ARCTIC SEA ICE –Dullsville–

When I last posted a week ago the “anti-Ralph” high pressure on the Siberian side of the Pole was forecast to fade south into Siberia, but it hasn’t obeyed. It refuses to budge, and today’s map looks very much like the map of a week ago. The only excitement has been down in the North Atlantic at the bottom of the maps, where the typical winter gales have roared.

The main inflow to the Pole has seemed to take a long, convoluted path over Europe and then back around the top of these gales, bringing moisture into the Atlantic side of the Anti-Ralph and creating a feeder-band of milder air north of Greenland, though “milder” is a relative term, for the same gales bring the same air around and down their west sides, whereupon it is colder-than-normal further south, swinging over England and then into mainland Europe. Besides this region of outflow, another has poured south over Hudson Bay, and a third into the Pacific from East Siberia.

The Labrador Low (at “7:00” on most recent map) may be of interest, for some models show it could become the first “Ralph” we’ve seen in some time, and jolt us out of the current pattern. Of course, you can’t really trust models all that far in the future, but the suggestion is that the general area of low pressure will take around five days to battle around the south tip of Greenland, (not as a single storm but as a complex collection of secondary and tertiary lows), and then will drift northeast as a collection of North Atlantic gales until it moves into the Arctic Ocean over Svalbard. We’ll see about that.

The Labrador Low is at the far left of the map of Europe. If it can interrupt the flow from the north in the Atlantic it may be a pattern-changer.UKMet 20171215 61103939 The flow from the north is starting to cool the above-normal SST south of Greenland and Iceland.

SST 20171215 anomnight.12.14.2017

The Labrador low is in the upper right of the map of North America.

20171214 satsfc The arctic air is pouring south down the west side of this low, but hasn’t been able to push west, and North America is only bitter cold in the northeast.

Canada temperature 29171215 gfs_t2m_can_1

As long as the anti-Ralph stays anchored on the Pole the arctic outbreaks will be of the lesser sort. The north is so sunless in December cold can be home-grown over tundra, but to really make headlines the flow can’t be zonal, which is what the anti-Ralph encourages at higher latitudes (even as the flow can be meridional further south.) This is fine with me. The Pole can be selfish and keep its cold, as far as I’m concerned. I’m made nervous that the Atlantic side of the anti-Ralph seems to be slowly and quietly bleeding air from Siberia across to Canada.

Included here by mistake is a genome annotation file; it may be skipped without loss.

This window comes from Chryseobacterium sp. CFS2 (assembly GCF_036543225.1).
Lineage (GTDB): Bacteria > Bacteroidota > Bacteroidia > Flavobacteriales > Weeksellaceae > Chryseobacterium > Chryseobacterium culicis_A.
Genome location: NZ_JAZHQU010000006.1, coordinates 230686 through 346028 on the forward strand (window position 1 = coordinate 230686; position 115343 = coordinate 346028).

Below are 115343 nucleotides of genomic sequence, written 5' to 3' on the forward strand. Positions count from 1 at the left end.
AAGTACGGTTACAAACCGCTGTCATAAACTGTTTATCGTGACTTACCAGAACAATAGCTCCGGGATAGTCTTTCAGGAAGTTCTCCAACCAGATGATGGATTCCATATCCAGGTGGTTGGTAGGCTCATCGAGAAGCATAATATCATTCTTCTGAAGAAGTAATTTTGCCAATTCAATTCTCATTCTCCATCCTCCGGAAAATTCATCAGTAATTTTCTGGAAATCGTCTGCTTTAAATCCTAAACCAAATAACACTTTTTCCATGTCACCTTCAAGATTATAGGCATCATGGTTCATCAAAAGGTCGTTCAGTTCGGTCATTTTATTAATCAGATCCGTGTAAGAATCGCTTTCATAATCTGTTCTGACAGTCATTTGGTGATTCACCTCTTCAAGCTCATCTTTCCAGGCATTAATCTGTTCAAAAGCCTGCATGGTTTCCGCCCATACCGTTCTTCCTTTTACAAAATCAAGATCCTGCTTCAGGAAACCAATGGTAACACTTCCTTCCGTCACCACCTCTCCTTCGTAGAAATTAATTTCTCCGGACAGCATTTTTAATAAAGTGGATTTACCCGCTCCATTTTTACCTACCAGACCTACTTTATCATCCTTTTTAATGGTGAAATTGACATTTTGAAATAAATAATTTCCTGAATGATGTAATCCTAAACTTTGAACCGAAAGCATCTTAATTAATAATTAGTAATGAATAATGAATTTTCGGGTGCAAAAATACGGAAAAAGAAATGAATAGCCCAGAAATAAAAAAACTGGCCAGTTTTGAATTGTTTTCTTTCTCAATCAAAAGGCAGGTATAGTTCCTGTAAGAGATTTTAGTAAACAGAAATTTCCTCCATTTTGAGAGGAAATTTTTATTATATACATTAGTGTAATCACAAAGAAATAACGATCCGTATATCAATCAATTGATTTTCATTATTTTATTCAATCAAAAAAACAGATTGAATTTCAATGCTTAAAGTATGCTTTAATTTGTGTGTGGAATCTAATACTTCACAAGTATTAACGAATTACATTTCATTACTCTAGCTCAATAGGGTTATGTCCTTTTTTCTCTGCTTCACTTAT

Here is a map from Joseph D’Aleo’s site at Weatherbell comparing this years SST with last year’s. It is quite different, though both years had La Nina conditions. Last year’s La Nina was weaker, in a sea of mildness. This year the cold water off the entire west coast of South America is impressive. Also note how this map makes the cold south of Greenland look more intense. (2016 left; 2017 right).

SST Screen_Shot_2017_12_13_at_7_30_30_AM

Hopefully I can update later, but it seems like the entire staff at work is calling in sick, so today the boss (me) can’t sit back and be a fat capitalist.

2 thoughts on “ARCTIC SEA ICE –Dullsville–

  1. It seems that North America is settling into a bit of a good old fashioned winter, although it may be a bit colder than average in some places. Not where I am in Canada where we are right in the -5 to -15 C range that is so typical of late Dec.
    Thanks for all the excellent & entertaining posts through 2017 and I look forward to many more in 2018. Rock on Caleb & all the best to you and your family.
    Merry christmas everyone.

    • Yes, it does look like the flow will dump south across Hudson Bay and clobber us. We will be 10-15 degrees below normal. But you just watch. These arctic outbreaks tend to drain the Pole, so it may be 10-15 degrees above normal up there. So where will the focus be? You guessed it, at the Pole. However I imagine people will be a bit fed up with the alarmism if they are freezing their socks off on the east coast of USA.

      It will be interesting to see how far west the cold gets. Modles are suggesting you get the core of it in two weeks, but we know how reliable models are that far out.

      Have a Merry Christmas, and the best year yet! .

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